About this blog

As the author of this blog, Karen L Garner Martin Messick, I am the daughter of an American soldier, Wilbur (Bill) C. Garner, Sr. and Women's Royal English Navy service woman (British Wren) Gwendoline Rosa Wilkins, who met and married during World War II. They lived and loved for over 50 years before Mother passed in 2000. When she did I helped Dad with every day chores when I could. One day I was helping him clear things out and I lifted a plastic bag out of the seat of Mom's piano stool, asking Dad, "Whats in this bag?" to which he replied, "Just some of Mary's old letters." Mary, his older sister, was still alive at the time, residing in an assisted living facility, suffering from Alzheimer's disease. I put the letters back in the piano seat thinking he did not want me to open the letters.
When Dad passed two years later, I inherited Mary's letters.
When I began to read them, I found they were mostly letters from Dad to Mary while he was in World War II ("The War"). I could not put them down. I wished I had opened them the day I first saw them so that Dad and I could have had conversations about them, but that was not to be...so as I read through these "Letters to Mary" I began to get a glimpse into Dad's young years when he met Mom and his time as a soldier. I have researched events during World War II to enhance my understanding of what was happening in the war as each letter came to broaden my understanding of what he might have been experiencing. I knew he landed on the beaches of Normandy, France D-Day plus 1 as he recounted his memory of that day to me when he was dying from Leukemia. It was horrifying. There were also letters from a companion Mary had met while in Minneapolis, he had been deployed overseas. I have entwined them chronologically with Dad's letters as it gives a greater dimension to the war itself. I intend to editorialize as necessary to explain personal relationships and situations as the story unfolds through the "Letters to Mary." I welcome any questions, comments and feedback. As the "Greatest Generation" fades away, I felt compelled to share these letters and story in hopes of continuing the legacy they left for the world. Let us never forget the untold years and lives that were sacrificed for freedom!
If you have stumbled upon this blog I have added a blog archive at the bottom of the blog page. Continue to scroll down to access the Blog Archive. The posts are chronologically listed and to follow the story it is best to start with the first post in December 2013.

Sunday, December 22, 2013

A bit of background on the family and Letter#1 to Mary dated October 3, 1930.

Souil Wade Garner and Phoebe Emma Biggs started their family in 1906 in Baltimore. Souil was a milk delivery man and Phoebe a homemaker. Mary Willis Garner was the only girl born into a family of four boys. She was born at 1004 Bloomingdale Road in Baltimore, Maryland, September 20, 1909. Souil William Garner preceeded her as the oldest child born on July 4, 1906 at the home of his maternal grandparents, 2246 Annapolis Road, Westport, Baltimore, Maryland. Joseph Randall Garner was the third child born on December 20, 1912 in Baltimore, Md. Dad, Wilbur Cecil Garner was born the fourth child on September 14, 1920 in Baltimore, Md. and Bernard Shelbourne Garner was the last child born on September 20, 1923. In the early years they all led a simple lifestyle as a family of faith trying to keep food on the table and a roof over their head. Times were not easy then as the economy of the country was fragile, recovering from World War I which ended in 1918 and headed toward The Great Depression of the 1930's.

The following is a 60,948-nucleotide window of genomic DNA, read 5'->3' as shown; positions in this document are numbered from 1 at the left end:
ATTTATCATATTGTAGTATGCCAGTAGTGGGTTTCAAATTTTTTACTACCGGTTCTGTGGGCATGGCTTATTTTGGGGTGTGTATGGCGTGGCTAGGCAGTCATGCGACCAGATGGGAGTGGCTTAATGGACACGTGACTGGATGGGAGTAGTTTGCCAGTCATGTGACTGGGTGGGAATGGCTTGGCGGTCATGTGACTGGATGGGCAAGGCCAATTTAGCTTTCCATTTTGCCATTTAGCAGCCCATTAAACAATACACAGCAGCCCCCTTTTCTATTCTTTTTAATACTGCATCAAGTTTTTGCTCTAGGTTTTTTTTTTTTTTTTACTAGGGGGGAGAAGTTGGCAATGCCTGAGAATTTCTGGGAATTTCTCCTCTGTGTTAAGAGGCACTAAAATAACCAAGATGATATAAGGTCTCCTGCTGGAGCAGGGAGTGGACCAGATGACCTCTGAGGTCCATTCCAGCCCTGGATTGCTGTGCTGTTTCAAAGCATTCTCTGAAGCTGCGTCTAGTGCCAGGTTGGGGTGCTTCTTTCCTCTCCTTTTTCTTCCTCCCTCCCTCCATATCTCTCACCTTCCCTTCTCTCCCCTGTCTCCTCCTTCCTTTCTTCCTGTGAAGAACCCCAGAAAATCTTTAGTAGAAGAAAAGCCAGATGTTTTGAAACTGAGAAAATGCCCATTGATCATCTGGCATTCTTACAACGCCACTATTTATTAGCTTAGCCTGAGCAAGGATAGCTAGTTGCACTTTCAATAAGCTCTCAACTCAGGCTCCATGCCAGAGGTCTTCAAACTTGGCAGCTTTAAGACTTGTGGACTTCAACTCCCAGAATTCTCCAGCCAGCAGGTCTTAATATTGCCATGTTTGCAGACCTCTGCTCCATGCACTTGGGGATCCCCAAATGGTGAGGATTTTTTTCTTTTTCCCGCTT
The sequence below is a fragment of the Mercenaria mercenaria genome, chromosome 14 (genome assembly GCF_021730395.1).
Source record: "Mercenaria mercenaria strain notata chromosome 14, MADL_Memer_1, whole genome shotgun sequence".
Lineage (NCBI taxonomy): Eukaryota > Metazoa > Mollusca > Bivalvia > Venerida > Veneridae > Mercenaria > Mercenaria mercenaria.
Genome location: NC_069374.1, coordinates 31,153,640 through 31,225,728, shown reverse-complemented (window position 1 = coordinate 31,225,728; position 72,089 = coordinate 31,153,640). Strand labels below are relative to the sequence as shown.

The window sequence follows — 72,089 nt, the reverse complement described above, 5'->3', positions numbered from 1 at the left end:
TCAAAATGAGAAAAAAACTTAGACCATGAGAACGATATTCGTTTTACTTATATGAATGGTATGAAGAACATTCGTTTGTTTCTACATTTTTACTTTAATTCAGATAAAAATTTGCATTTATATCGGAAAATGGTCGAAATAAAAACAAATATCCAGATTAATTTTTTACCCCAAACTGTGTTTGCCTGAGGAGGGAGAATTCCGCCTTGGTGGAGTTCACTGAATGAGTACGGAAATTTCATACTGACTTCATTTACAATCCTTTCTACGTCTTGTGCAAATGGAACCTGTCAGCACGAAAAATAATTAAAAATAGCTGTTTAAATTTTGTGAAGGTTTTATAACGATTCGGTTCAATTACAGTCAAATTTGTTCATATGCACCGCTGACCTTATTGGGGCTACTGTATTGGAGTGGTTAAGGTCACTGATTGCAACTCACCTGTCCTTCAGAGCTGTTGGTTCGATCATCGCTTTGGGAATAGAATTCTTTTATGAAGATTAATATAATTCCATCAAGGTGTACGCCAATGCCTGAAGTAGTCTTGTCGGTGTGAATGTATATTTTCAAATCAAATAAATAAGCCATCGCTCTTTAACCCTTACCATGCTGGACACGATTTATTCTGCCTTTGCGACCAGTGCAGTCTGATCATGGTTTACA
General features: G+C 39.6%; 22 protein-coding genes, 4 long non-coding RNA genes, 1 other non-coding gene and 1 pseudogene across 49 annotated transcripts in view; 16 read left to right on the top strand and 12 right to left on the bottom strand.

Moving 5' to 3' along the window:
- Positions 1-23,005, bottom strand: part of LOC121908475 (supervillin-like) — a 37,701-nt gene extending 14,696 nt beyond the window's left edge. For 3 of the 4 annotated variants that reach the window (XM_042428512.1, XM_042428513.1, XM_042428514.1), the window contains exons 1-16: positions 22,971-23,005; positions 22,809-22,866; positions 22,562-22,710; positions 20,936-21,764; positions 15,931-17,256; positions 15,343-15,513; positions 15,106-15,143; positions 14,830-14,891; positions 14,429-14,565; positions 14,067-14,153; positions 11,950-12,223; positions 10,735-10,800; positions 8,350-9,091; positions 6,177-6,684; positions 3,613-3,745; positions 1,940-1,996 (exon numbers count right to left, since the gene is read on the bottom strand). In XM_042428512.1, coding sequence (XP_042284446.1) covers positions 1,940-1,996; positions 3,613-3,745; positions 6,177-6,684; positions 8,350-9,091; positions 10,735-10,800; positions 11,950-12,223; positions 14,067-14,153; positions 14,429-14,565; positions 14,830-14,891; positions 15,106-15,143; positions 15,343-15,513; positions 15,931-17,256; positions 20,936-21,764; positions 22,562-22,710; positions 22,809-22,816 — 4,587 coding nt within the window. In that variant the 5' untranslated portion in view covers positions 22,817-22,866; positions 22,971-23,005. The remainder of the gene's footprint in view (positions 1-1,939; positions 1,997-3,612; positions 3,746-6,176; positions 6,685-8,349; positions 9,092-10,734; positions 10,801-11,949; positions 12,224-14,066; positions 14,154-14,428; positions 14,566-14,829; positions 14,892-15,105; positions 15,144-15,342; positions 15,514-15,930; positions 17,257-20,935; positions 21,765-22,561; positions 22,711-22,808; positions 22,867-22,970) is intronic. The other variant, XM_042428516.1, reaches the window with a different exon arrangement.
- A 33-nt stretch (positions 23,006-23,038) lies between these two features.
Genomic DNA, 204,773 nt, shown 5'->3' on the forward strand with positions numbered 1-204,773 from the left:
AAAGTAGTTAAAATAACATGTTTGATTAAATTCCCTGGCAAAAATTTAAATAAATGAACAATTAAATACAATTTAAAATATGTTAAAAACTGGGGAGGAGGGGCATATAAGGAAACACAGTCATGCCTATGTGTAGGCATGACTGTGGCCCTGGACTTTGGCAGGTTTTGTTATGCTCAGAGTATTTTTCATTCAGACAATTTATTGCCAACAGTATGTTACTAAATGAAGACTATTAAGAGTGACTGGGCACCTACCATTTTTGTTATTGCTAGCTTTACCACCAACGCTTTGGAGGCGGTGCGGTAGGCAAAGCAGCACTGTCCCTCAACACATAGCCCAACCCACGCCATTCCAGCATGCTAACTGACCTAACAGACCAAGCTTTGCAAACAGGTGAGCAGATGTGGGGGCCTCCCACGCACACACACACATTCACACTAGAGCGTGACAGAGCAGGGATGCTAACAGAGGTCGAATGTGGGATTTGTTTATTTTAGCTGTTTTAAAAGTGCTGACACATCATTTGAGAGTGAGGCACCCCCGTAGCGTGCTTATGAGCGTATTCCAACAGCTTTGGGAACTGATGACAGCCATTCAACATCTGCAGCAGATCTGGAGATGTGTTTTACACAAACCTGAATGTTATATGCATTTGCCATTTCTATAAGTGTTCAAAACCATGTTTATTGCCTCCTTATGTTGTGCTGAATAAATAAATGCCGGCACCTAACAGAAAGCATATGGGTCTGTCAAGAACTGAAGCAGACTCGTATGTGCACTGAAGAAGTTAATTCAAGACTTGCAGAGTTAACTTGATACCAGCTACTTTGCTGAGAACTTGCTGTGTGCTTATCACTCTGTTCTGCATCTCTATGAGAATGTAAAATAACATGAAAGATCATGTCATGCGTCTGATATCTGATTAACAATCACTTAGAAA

Souil married in 1925, Mary never married, Joseph, the black sheep of the family, married in 1935, Wilbur (dad) married Elizabeth Ann Sutton, Betty, in 1941, and Bernard married in 1943.
The letters to Mary actually start with a short letter from Joseph dated October 3, 1930.
Joe never finished high school and enlisted in the Marines and was stationed in Bremerton, Washington.

He wrote from the U.S.S. Lexington
Miss Mary W. Garner
3001 Windsor Avenue
Baltimore, Md

Dear Sis,

   Just a few lines to let you know that I am still here and would like to hear from you once in a while. I know you are busy but can't you find a little time to scratch a couple lines to a fellow? I get awfully homesick and blue Sis, gosh you don't know what it means to be 3000 miles from home and know that there are very few of the fellows around you, your friends, maybe one or two real pals are about all you have in this outfit. The rest are fair weather friends, and it helps a lot to hear from some one who you know really cares about you.
   Sis, don't mention this to Mother but I feel as though I have to tell someone and I don't want her to know or worry about it. Don't you worry over it either but I left my post last Thursday a week ago while we were underway and I got caught, well, I was put on report to the Captain of the ship and I got another Deck Court martial. I have been tried and I had to plead guilty so I was sentenced to 12 days solitary confinement on bread and water with full meals every third day and a $14.00 dollar fine. The confinement had been reduced to 5 days and I am now a prisoner at large waiting to get locked up as soon as they have a room in the brig.
   Gosh Sis, I can't keep out of trouble on this darn ship. I do my darnedest to go straight but I am always in dutch.

   I hope you had a very Happy Birthday and are getting along nicely with your work.
Your loving brother,

P.S. Write real soon. Send some pictures of yourself and family.

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